Two-thirds of the graves in the cemetery were robbed soon after the funeral. The Langobards are under a cloud of suspicion as the shallow graves of the poor who lived in servitude were in most cases left untouched. Grave robbery took generally place by digging a hole at the end of the grave from the direction of the head, breaking through the coffin and trying to pick out the goods with some kind of a long-handled tool. One can see in case of the graves of women how successful this venture was; one of the 2-4 decorative pins for fastening garments (fibula) remained in the graves of five ladies. The technique of grave robbery can be easily observed in case of grave N° 406. The bow fibulae, which were originally hanging from the belt of the lady that found eternal rest here, were scraped to the left of the coffin from her corpse which was still fresh when disturbance took place. Whereas, one of the two disc-type fibulae she was wearing on her bust was turned accidentally and the other one was probably broken when they brought it to the surface as they threw it back into the grave in a damaged and defective condition.
In spite of the grave robberies, numerous disc-type, S-shaped and bow fibulae of radiant beauty, glass pearl beads, hairpins, belt and shoe buckles and combs rich in colours and shapes as well as objects associated with daily life such as knives, spindle whorls, a sewing needle and resin knots – which were perhaps used for beauty treatments – have come to light from the graves of women.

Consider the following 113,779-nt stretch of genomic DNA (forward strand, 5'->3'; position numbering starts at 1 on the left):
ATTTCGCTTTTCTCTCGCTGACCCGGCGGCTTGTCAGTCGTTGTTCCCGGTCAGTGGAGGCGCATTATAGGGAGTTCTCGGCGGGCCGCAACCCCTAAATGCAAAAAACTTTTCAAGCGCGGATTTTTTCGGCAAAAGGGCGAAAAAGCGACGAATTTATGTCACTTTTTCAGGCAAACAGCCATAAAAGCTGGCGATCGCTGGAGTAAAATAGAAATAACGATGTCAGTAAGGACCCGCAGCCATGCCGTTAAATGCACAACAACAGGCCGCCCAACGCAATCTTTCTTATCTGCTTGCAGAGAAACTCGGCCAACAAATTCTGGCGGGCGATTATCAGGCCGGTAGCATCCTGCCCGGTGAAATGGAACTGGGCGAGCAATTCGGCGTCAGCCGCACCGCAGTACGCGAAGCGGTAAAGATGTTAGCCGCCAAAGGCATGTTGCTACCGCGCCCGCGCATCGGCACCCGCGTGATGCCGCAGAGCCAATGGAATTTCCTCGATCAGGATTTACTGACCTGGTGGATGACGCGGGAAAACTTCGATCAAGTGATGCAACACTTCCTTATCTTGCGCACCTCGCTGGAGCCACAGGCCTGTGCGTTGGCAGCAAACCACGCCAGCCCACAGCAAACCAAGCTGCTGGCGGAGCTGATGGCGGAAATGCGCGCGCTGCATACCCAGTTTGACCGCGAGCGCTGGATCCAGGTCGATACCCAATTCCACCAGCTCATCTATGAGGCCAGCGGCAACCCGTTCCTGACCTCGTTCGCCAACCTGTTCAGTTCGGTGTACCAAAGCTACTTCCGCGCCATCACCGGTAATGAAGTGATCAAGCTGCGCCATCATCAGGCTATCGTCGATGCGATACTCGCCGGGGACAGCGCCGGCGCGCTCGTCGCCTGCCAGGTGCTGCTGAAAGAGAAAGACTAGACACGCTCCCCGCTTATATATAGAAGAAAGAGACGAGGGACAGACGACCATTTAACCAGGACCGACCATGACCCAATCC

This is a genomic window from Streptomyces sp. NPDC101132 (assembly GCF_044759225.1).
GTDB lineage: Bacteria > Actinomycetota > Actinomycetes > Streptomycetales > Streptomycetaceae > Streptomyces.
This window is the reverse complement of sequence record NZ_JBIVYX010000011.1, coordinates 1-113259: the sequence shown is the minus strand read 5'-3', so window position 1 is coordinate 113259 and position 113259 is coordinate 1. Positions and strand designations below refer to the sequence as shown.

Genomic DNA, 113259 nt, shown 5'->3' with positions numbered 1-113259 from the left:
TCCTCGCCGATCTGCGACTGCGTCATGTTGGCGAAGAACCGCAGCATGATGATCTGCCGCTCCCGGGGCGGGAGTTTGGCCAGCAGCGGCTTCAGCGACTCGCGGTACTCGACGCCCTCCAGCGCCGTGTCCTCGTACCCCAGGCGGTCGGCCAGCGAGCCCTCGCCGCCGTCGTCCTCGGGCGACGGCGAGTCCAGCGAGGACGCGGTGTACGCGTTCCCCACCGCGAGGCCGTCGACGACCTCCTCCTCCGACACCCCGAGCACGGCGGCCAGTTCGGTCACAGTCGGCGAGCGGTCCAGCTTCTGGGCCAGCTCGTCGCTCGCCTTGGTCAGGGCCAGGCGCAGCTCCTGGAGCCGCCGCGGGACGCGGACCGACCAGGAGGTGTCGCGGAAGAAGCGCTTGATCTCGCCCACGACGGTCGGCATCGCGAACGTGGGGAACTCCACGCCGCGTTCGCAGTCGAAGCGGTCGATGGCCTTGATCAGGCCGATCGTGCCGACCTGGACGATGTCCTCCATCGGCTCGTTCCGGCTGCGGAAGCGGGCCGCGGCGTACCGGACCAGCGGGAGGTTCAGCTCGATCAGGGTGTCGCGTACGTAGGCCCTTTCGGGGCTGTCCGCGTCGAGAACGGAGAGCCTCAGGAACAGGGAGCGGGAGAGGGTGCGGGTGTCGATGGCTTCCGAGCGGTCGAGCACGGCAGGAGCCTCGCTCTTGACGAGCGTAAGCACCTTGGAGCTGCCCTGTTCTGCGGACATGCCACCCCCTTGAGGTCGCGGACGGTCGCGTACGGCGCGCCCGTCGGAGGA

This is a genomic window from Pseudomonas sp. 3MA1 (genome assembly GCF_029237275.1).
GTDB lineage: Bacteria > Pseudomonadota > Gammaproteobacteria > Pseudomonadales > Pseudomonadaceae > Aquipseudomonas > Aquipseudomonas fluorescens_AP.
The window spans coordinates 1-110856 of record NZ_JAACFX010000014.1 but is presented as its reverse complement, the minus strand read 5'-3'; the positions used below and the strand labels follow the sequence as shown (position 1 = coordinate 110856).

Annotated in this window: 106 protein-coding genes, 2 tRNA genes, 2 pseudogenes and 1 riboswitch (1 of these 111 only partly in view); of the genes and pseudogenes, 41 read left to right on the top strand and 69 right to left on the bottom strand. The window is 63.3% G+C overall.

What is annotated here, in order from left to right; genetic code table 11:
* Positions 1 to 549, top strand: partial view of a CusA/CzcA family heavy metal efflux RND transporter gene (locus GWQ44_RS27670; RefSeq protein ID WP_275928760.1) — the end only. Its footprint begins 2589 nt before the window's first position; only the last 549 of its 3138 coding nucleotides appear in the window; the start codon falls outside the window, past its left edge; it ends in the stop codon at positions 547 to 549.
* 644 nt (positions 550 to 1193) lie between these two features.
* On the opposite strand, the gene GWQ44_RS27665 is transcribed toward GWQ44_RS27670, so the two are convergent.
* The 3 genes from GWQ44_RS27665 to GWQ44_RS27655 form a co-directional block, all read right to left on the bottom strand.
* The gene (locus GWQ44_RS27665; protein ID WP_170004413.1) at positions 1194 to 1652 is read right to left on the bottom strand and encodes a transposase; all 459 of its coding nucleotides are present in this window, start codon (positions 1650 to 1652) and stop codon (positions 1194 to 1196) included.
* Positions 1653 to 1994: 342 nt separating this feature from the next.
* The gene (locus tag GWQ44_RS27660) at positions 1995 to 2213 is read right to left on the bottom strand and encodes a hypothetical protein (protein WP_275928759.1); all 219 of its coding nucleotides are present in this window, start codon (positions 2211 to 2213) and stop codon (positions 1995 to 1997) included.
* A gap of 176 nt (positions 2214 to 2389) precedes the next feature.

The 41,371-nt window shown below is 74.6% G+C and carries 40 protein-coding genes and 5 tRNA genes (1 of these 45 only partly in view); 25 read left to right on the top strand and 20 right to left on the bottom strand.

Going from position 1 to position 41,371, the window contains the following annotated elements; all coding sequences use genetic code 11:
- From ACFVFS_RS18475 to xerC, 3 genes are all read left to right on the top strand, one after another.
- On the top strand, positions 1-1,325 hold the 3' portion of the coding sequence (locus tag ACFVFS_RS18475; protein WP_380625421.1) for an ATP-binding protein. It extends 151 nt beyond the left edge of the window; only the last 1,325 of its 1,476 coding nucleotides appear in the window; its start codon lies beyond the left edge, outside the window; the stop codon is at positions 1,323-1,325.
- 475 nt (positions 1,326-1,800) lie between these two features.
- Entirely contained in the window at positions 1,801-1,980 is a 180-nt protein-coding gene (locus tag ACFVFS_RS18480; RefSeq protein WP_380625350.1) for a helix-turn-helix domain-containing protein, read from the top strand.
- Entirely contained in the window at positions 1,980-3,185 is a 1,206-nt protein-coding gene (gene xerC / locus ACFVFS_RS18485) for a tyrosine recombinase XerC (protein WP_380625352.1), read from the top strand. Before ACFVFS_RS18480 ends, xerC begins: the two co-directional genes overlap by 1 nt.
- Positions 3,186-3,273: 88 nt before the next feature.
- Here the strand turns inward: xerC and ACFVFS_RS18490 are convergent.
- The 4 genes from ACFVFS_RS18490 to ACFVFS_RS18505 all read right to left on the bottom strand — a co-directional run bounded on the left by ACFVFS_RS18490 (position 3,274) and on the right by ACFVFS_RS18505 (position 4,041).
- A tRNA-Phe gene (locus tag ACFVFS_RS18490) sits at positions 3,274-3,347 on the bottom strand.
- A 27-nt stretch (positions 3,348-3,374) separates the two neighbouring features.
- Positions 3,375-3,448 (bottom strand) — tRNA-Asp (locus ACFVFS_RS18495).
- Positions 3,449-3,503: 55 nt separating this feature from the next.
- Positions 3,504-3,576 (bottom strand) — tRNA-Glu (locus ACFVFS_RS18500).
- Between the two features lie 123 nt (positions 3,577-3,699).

In the graves of men, weapons of offence and defensive arms, studded belts, knives and fire starter tools have been found. The armament of men also reflected their social status. Half-free people, those who rose socially from prisoners of war and the subjugated, fought with bows and arrows. The bulk of the people were made up of freelancers that went to battle with long-handled spears. Those who belonged to the military elite had swords, spears and shields fitted with iron in the middle with which they were buried. In addition to their arms, three men also took their hunting dogs to the other world. The grave robbers had five bundles of arrows, thirteen spears, three shields and one sword left over in the cemetery. There were also hatchets and pickaxes, respectively at the legs of three warriors.
Men, women and children alike were given solid and liquid food – two men were also given drinks – for their journey to the other world. Part of the food was put in clay vessels which were placed – due to the size of them – outside the coffin, in a part of the grave which was less affected by disturbance. The majority of the fifty three clay vessels are undecorated. Yet, some of them were decorated with burnished lattice patterns, which were closely related with late Roman pottery, and one of them belonged to stamped pottery.
At the beginning of the Migration Period, artificial cranial deformation – which was aimed at shaping and elongating the skulls of human beings – came into fashion in the Carpathian Basin too. In such cases, the skulls of children were deformed by tightly bandaging the head from birth for years, whereupon the skull of the person in question became higher and more elongated. The marks of this sort of skull shaping could be observed on five corpses of the cemetery, whereas the deformation, which was started too late, resulted in parallel osteoclases on the forehead of a young woman.
We are pleased to present the rich legacy of the cemetery of Szeleste to the general public. The part of the archaeological heritage of Vas County you can see now enriches the Great Migrations Period collection of Savaria Museum. It is only to be hoped that scientific elaboration of the artefacts now shown at a temporary exhibition will also soon take place.
Pap Ildikó Katalin
archaeologist, Savaria Museum